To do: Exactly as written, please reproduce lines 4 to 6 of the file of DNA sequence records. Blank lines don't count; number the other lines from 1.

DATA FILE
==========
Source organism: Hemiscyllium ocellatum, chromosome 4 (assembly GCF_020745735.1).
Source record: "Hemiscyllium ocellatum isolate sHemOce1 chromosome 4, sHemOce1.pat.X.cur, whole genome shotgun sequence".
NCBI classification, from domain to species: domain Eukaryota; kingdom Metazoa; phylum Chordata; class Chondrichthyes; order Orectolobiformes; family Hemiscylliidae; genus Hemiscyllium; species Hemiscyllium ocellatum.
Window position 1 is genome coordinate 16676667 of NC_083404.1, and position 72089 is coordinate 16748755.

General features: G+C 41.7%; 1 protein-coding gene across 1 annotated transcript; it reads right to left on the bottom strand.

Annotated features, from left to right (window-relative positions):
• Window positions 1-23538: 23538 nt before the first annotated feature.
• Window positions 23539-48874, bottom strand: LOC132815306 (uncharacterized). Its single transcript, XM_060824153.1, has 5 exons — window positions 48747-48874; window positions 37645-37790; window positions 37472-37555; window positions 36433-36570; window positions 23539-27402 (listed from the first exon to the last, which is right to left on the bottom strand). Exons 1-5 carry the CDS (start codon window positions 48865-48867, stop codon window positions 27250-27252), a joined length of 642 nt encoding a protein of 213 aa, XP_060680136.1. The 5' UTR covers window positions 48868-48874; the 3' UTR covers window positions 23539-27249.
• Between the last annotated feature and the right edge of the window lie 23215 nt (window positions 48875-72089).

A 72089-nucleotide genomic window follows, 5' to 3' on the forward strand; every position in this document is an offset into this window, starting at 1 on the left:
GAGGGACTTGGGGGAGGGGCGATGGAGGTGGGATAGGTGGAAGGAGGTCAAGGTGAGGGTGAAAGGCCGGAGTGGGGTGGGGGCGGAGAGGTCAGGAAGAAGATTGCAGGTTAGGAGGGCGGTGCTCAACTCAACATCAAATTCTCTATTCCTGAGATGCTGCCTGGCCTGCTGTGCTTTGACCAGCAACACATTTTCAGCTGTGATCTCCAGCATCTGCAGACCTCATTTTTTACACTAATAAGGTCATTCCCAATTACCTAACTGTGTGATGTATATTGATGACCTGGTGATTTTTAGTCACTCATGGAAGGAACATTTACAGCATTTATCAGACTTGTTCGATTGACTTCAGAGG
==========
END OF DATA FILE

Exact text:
Window position 1 is genome coordinate 16676667 of NC_083404.1, and position 72089 is coordinate 16748755.

General features: G+C 41.7%; 1 protein-coding gene across 1 annotated transcript; it reads right to left on the bottom strand.

Annotated features, from left to right (window-relative positions):